Print media books aren’t quite dead yet.

Print media books aren’t quite dead yet.

 

And certainly not in the UK where they are regaining lost ground from those new fangled e-books.  Some of us old folk, though we might have been programming Zerox cpm machines and using Fortran in the past, still like a print  book once in a while.  Not always — but sometimes it is reassuring.

 

http://time.com/3661173/book-sales-increase-ereaders-slump/

 

https://timedotcom.files.wordpress.com/2015/01/128892887-copy.jpg?quality=65&strip=color&w=1100

  • Tom Simon

    The article is misleading as all get-out.

    Sales of standalone e-readers at Waterstones stores are down; sales of ebooks are not. It should be no surprise, in a world where every Android and iOS device can be used for reading books, that sales of separate reading devices have slumped.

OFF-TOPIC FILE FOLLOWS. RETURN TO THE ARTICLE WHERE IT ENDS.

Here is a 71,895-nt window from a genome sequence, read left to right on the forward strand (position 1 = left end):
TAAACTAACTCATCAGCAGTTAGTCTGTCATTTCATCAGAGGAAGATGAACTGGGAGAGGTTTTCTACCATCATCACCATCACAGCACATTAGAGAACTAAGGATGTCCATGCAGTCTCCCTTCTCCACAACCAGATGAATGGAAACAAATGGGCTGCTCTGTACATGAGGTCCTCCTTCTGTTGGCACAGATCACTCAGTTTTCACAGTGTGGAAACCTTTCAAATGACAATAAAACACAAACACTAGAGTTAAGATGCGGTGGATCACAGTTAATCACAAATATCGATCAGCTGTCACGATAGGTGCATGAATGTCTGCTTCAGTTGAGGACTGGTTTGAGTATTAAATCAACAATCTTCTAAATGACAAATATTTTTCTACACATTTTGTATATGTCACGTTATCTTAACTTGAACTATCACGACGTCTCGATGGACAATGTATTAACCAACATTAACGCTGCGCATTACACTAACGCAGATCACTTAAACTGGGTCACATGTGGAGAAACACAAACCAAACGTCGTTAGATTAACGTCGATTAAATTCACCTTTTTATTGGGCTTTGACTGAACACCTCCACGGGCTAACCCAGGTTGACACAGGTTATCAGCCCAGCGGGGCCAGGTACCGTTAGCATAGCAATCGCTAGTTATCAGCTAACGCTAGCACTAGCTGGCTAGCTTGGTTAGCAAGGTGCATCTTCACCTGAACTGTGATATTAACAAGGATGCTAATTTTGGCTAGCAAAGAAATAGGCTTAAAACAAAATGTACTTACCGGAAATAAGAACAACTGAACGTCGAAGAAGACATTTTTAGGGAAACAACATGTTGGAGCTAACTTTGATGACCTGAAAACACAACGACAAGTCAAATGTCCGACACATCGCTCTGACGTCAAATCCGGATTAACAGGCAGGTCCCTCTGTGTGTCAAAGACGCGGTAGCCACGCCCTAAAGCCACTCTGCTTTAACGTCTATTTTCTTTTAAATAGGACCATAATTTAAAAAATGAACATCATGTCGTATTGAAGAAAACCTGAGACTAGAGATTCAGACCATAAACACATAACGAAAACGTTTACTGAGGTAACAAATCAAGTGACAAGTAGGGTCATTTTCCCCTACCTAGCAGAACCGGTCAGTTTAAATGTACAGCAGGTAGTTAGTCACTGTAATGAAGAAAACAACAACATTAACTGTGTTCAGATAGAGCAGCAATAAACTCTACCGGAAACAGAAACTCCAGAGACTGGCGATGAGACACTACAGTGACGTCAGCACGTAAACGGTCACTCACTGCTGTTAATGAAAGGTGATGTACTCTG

It should come as even less of a surprise that a brick-and-mortar bookshop chain like Waterstones would find its e-reader sales virtually disappearing. The Time article does not cite industry figures, only a claim by Waterstones about their own retail sales.

    It takes an amazing combination of mendacity and gall to go from ‘Waterstones say they are selling fewer dedicated e-readers in their retail stores’ to ‘Ebooks are in decline in the UK’. Fortunately, mendacity and gall are two of the most abundant commodities at Time.